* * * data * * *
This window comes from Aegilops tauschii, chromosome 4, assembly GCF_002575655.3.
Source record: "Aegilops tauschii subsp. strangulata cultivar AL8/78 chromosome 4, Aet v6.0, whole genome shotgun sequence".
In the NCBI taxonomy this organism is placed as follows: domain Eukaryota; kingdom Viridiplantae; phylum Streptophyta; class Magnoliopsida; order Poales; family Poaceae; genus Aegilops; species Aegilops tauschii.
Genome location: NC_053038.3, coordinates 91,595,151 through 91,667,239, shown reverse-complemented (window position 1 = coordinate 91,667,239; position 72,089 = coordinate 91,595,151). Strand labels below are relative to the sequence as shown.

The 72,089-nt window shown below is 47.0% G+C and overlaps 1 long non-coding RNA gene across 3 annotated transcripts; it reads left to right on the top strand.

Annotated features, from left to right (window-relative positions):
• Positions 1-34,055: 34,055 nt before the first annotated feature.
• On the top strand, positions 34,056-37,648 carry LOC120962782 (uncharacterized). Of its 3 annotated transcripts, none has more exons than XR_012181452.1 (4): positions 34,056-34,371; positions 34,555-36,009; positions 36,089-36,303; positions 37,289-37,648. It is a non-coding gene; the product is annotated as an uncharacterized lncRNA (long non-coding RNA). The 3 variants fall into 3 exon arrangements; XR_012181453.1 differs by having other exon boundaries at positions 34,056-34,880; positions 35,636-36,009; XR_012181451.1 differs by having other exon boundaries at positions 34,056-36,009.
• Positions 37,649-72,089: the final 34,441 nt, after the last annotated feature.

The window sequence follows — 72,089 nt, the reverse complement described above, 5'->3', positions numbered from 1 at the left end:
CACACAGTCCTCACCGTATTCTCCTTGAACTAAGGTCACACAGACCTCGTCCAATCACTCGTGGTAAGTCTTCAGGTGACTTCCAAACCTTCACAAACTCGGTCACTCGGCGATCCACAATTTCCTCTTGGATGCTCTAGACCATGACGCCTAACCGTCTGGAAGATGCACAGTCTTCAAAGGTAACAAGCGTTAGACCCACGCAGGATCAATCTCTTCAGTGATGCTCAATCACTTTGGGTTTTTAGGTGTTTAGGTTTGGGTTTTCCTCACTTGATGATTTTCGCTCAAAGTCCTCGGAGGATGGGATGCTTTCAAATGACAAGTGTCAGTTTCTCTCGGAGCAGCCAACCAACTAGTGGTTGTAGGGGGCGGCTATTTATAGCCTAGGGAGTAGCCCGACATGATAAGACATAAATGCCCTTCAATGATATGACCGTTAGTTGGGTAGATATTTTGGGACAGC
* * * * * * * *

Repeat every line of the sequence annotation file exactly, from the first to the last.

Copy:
This window comes from Aegilops tauschii, chromosome 4, assembly GCF_002575655.3.
Source record: "Aegilops tauschii subsp. strangulata cultivar AL8/78 chromosome 4, Aet v6.0, whole genome shotgun sequence".
In the NCBI taxonomy this organism is placed as follows: domain Eukaryota; kingdom Viridiplantae; phylum Streptophyta; class Magnoliopsida; order Poales; family Poaceae; genus Aegilops; species Aegilops tauschii.
Genome location: NC_053038.3, coordinates 91,595,151 through 91,667,239, shown reverse-complemented (window position 1 = coordinate 91,667,239; position 72,089 = coordinate 91,595,151). Strand labels below are relative to the sequence as shown.

The 72,089-nt window shown below is 47.0% G+C and overlaps 1 long non-coding RNA gene across 3 annotated transcripts; it reads left to right on the top strand.

Annotated features, from left to right (window-relative positions):
• Positions 1-34,055: 34,055 nt before the first annotated feature.
• On the top strand, positions 34,056-37,648 carry LOC120962782 (uncharacterized). Of its 3 annotated transcripts, none has more exons than XR_012181452.1 (4): positions 34,056-34,371; positions 34,555-36,009; positions 36,089-36,303; positions 37,289-37,648. It is a non-coding gene; the product is annotated as an uncharacterized lncRNA (long non-coding RNA). The 3 variants fall into 3 exon arrangements; XR_012181453.1 differs by having other exon boundaries at positions 34,056-34,880; positions 35,636-36,009; XR_012181451.1 differs by having other exon boundaries at positions 34,056-36,009.
• Positions 37,649-72,089: the final 34,441 nt, after the last annotated feature.

The window sequence follows — 72,089 nt, the reverse complement described above, 5'->3', positions numbered from 1 at the left end:
CACACAGTCCTCACCGTATTCTCCTTGAACTAAGGTCACACAGACCTCGTCCAATCACTCGTGGTAAGTCTTCAGGTGACTTCCAAACCTTCACAAACTCGGTCACTCGGCGATCCACAATTTCCTCTTGGATGCTCTAGACCATGACGCCTAACCGTCTGGAAGATGCACAGTCTTCAAAGGTAACAAGCGTTAGACCCACGCAGGATCAATCTCTTCAGTGATGCTCAATCACTTTGGGTTTTTAGGTGTTTAGGTTTGGGTTTTCCTCACTTGATGATTTTCGCTCAAAGTCCTCGGAGGATGGGATGCTTTCAAATGACAAGTGTCAGTTTCTCTCGGAGCAGCCAACCAACTAGTGGTTGTAGGGGGCGGCTATTTATAGCCTAGGGAGTAGCCCGACATGATAAGACATAAATGCCCTTCAATGATATGACCGTTAGTTGGGTAGATATTTTGGGACAGC